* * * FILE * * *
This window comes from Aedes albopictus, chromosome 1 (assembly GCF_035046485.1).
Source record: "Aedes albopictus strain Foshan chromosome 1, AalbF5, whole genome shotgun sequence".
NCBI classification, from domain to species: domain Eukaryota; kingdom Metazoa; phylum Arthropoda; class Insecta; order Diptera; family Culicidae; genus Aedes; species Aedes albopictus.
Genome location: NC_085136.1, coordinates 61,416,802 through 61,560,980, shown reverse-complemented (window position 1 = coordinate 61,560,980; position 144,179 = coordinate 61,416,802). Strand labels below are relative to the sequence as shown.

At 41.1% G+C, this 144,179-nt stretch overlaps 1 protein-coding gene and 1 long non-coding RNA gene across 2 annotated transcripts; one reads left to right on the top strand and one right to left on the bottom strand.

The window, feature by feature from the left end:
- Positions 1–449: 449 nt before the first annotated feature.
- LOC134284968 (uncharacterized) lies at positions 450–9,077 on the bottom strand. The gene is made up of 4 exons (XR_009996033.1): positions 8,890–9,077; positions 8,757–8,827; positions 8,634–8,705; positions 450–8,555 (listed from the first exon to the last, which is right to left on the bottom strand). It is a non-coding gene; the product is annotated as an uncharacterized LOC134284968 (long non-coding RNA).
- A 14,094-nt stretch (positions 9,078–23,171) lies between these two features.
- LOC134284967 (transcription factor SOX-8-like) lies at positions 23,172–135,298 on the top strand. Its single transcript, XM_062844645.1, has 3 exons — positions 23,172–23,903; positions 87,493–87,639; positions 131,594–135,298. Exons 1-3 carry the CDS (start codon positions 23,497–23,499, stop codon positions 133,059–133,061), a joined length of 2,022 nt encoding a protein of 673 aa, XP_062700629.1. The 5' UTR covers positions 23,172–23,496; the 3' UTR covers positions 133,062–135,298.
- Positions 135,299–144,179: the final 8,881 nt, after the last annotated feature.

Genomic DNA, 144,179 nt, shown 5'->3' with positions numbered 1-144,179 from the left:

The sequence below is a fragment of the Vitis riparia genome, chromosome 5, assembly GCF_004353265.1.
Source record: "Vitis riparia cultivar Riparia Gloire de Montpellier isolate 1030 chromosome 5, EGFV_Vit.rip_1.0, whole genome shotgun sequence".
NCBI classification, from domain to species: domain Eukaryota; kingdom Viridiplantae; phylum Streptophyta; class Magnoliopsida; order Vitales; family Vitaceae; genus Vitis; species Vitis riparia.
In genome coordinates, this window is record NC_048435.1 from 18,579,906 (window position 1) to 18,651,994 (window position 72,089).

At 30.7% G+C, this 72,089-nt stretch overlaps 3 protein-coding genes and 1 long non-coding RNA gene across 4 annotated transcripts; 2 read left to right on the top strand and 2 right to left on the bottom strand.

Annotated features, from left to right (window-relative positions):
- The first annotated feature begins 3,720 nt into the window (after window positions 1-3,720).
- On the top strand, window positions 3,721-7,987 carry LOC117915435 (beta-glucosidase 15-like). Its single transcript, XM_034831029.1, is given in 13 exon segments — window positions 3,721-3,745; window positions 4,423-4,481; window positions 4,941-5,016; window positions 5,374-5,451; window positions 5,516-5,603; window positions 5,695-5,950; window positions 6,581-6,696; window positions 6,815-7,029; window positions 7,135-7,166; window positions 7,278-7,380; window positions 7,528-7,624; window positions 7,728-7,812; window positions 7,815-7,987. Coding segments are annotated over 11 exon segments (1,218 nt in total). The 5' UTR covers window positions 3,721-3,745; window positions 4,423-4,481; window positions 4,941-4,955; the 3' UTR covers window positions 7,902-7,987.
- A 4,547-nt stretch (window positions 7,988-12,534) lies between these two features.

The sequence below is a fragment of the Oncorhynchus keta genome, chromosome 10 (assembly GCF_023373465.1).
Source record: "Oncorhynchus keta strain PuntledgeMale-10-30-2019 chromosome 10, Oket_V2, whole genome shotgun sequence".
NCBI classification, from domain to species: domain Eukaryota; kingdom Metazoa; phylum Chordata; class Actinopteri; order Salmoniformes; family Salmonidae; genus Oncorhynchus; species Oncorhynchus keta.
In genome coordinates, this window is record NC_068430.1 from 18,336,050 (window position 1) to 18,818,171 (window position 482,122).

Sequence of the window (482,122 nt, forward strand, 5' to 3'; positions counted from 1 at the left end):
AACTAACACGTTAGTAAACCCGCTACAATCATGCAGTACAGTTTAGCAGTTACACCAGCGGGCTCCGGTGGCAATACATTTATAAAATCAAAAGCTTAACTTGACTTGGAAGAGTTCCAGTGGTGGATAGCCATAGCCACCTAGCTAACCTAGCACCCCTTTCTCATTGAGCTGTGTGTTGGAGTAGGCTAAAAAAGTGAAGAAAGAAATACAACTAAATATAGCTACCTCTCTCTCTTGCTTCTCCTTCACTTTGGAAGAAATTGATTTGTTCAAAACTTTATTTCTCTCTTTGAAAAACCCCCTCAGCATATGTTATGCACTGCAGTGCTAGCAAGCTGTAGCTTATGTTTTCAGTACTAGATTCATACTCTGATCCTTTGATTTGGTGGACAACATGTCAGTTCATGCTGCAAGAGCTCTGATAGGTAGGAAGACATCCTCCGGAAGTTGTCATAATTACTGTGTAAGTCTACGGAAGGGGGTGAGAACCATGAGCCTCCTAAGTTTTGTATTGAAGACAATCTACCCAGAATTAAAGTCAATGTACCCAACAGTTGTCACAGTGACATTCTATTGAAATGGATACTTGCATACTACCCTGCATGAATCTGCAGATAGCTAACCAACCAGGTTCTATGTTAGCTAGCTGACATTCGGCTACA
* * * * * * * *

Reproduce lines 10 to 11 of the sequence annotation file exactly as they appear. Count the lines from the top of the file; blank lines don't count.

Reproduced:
- LOC134284967 (transcription factor SOX-8-like) lies at positions 23,172–135,298 on the top strand. Its single transcript, XM_062844645.1, has 3 exons — positions 23,172–23,903; positions 87,493–87,639; positions 131,594–135,298. Exons 1-3 carry the CDS (start codon positions 23,497–23,499, stop codon positions 133,059–133,061), a joined length of 2,022 nt encoding a protein of 673 aa, XP_062700629.1. The 5' UTR covers positions 23,172–23,496; the 3' UTR covers positions 133,062–135,298.
- Positions 135,299–144,179: the final 8,881 nt, after the last annotated feature.